Gregor Samsa's picture

This story illustrates perfectly why I and a lot of other people have had it with businesses that make you pay exorbitant fees to download files infected with DRM and lossy compression. I will still buy high quality vinyl, SACDs and CDs directly from artists that have forsaken the big 4 to sell direct to the public. For the rest, I use bittorrent (I was beginning to wonder if we were going to have a blog on downloading music that pretended this didn't exist). There's also loads of wonderful stuff here that no one is ever going to try to sell, so no one loses any money. I also scratch my head at people like stephen who use lossy so they can cram weeks of music on an iPod. Like they were going to set off around the world on Kon-Tiki and not see a computer for a year. I have one of the late, lamented IRiver IHP-120s fitted with Rockbox. It supports many lossless codecs and gives me a digital out that I don't have to pay Wadia $370 for. Mounts as any other USB drive and I change out the 20 GB

Gregor Samsa's picture

Ran out of characters. I swap out songs on the IRiver every couple of months. Works great. NB Kim's link to dB Power Amp, the Swiss Army Knife of computer audio tools. Also Google Foobar, EAC, ASIO and Kernel Streaming. Invaluable for getting the best out of music stored on any kind of hard drive. Rockbox works on many generations of iPods too. Nothing wrong with ALAC, but this could save you hours of file conversions.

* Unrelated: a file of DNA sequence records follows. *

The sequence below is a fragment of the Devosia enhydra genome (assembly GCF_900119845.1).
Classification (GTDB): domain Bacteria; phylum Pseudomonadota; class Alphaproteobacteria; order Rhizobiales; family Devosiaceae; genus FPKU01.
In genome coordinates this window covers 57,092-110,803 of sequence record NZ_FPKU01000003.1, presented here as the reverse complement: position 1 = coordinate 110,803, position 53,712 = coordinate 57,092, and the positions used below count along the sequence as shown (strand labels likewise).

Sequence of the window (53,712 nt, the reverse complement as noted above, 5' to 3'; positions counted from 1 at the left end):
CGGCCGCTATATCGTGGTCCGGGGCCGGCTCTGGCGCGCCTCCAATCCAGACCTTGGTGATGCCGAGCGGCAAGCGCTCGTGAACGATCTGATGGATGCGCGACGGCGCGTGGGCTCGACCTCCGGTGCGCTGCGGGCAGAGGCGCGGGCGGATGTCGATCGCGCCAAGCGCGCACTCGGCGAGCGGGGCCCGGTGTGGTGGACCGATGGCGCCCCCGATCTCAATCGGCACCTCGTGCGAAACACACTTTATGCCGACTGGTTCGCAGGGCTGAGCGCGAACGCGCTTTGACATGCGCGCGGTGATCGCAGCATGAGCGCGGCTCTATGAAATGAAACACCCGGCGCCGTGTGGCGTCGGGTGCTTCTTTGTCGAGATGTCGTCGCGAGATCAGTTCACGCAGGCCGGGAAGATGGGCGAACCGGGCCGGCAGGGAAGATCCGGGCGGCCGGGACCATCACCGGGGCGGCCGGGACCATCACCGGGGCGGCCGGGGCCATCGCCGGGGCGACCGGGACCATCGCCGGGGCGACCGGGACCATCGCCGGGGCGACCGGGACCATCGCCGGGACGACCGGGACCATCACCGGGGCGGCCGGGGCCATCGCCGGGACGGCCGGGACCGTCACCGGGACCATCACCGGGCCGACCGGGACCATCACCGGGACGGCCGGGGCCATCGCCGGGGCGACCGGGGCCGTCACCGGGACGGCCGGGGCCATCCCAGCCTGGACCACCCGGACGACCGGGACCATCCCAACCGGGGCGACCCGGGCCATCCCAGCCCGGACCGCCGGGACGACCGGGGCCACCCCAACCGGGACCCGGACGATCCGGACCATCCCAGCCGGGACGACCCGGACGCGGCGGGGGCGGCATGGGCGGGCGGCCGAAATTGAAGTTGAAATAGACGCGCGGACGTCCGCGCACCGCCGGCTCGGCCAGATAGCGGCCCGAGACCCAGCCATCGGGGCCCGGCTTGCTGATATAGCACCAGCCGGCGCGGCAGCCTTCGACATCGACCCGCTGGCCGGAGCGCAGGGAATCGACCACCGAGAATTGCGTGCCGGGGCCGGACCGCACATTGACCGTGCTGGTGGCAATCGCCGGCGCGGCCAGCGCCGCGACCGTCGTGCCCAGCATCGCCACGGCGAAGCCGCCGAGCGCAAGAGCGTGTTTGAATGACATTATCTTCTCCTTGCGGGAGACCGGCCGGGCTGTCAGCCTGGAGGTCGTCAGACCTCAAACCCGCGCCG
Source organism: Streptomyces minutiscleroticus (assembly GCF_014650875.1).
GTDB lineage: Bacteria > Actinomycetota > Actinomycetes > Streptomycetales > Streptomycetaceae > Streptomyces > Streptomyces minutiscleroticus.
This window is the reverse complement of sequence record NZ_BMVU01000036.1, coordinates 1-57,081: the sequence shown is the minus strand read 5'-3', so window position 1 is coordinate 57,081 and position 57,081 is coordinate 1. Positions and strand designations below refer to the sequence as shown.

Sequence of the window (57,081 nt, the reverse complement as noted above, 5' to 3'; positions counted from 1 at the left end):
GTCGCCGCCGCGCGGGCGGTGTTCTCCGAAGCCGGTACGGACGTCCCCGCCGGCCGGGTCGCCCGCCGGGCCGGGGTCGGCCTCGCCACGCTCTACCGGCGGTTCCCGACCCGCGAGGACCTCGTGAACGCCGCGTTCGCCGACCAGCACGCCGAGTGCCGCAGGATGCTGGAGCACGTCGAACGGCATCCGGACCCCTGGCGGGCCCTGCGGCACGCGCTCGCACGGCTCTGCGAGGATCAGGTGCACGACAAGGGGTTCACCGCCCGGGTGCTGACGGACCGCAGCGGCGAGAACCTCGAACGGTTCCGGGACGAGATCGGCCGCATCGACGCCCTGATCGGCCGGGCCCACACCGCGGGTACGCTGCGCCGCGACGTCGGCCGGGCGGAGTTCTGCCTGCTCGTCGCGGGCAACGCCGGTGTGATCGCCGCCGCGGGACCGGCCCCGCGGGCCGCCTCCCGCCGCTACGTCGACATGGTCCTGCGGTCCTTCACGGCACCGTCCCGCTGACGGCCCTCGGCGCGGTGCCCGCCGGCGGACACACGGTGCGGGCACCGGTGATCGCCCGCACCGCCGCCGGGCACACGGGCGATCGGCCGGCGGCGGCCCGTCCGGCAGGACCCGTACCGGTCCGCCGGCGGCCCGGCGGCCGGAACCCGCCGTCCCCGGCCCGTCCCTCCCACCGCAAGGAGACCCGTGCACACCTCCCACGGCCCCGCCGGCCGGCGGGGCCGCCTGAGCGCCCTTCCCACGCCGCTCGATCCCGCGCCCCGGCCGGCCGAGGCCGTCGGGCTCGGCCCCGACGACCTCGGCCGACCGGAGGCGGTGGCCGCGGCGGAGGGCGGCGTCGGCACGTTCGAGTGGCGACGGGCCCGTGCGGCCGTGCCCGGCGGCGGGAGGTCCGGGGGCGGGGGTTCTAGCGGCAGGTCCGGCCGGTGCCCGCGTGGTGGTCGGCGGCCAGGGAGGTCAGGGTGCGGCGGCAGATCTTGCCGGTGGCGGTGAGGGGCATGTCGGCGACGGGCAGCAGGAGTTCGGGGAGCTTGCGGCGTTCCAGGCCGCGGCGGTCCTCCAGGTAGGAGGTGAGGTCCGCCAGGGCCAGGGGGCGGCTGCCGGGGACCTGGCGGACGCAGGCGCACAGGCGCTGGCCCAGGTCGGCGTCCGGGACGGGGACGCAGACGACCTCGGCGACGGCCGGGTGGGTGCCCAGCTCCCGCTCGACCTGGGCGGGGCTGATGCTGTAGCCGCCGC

Stephen - Ontario's picture

Gregor, its not the iPod, its the computer hard drive capacity that has me using 320. I expect my collection would be over a TB in size if I used lossless. Couple this with not wanting to split my iTunes library, backup issues, etc. and I realized I needed to sacrifice for space constraints. For casual listening (e.g., walking around the house, over meals, etc.) 320 is fine for me (I made comparisons between the various bit rates, and lossless). For critical listening, as I mentioned, I use the source CDs, and I also have many DVD-Audio's, and SACDs (to be truthful, I hear more of a difference between DVD-Audio's and SACDs compared to CDs, than CDs to iTunes tracks at 320).

Gregor Samsa's picture

Stephen, You're as bad a music hoarder as I am! I bit the bullet and bought the extra HD space. 1.5 TB and counting. I like hi-rez digital too - especially DSD, and lament its poor fate in the marketplace. Hi-rez PCM in significant amounts may be in the offing. If you think lossless compression of Redbook files takes up a lot of HD space, these are multiples of their size.